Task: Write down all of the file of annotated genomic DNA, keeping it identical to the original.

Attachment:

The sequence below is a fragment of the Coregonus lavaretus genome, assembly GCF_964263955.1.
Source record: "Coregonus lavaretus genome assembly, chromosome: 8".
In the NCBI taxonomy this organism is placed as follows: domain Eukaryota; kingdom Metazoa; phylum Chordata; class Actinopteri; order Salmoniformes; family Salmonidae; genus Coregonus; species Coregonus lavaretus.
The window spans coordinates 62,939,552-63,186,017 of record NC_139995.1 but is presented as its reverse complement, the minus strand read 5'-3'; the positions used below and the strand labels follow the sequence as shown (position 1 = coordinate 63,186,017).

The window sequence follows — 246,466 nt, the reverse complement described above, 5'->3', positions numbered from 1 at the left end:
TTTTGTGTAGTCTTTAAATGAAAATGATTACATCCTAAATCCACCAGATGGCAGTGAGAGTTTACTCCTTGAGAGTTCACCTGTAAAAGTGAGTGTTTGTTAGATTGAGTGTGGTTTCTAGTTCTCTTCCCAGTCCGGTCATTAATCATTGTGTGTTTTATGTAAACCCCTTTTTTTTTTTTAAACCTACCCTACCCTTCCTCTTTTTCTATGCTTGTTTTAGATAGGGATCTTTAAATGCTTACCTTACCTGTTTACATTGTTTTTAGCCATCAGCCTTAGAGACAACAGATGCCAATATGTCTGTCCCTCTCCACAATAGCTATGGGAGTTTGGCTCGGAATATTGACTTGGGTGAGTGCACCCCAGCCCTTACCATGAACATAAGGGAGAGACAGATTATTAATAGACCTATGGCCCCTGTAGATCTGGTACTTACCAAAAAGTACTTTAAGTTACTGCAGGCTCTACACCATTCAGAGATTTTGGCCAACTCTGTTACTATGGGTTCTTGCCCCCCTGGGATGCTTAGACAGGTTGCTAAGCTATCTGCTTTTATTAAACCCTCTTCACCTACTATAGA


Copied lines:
The sequence below is a fragment of the Coregonus lavaretus genome, assembly GCF_964263955.1.
Source record: "Coregonus lavaretus genome assembly, chromosome: 8".
In the NCBI taxonomy this organism is placed as follows: domain Eukaryota; kingdom Metazoa; phylum Chordata; class Actinopteri; order Salmoniformes; family Salmonidae; genus Coregonus; species Coregonus lavaretus.
The window spans coordinates 62,939,552-63,186,017 of record NC_139995.1 but is presented as its reverse complement, the minus strand read 5'-3'; the positions used below and the strand labels follow the sequence as shown (position 1 = coordinate 63,186,017).

The window sequence follows — 246,466 nt, the reverse complement described above, 5'->3', positions numbered from 1 at the left end:
TTTTGTGTAGTCTTTAAATGAAAATGATTACATCCTAAATCCACCAGATGGCAGTGAGAGTTTACTCCTTGAGAGTTCACCTGTAAAAGTGAGTGTTTGTTAGATTGAGTGTGGTTTCTAGTTCTCTTCCCAGTCCGGTCATTAATCATTGTGTGTTTTATGTAAACCCCTTTTTTTTTTTTAAACCTACCCTACCCTTCCTCTTTTTCTATGCTTGTTTTAGATAGGGATCTTTAAATGCTTACCTTACCTGTTTACATTGTTTTTAGCCATCAGCCTTAGAGACAACAGATGCCAATATGTCTGTCCCTCTCCACAATAGCTATGGGAGTTTGGCTCGGAATATTGACTTGGGTGAGTGCACCCCAGCCCTTACCATGAACATAAGGGAGAGACAGATTATTAATAGACCTATGGCCCCTGTAGATCTGGTACTTACCAAAAAGTACTTTAAGTTACTGCAGGCTCTACACCATTCAGAGATTTTGGCCAACTCTGTTACTATGGGTTCTTGCCCCCCTGGGATGCTTAGACAGGTTGCTAAGCTATCTGCTTTTATTAAACCCTCTTCACCTACTATAGA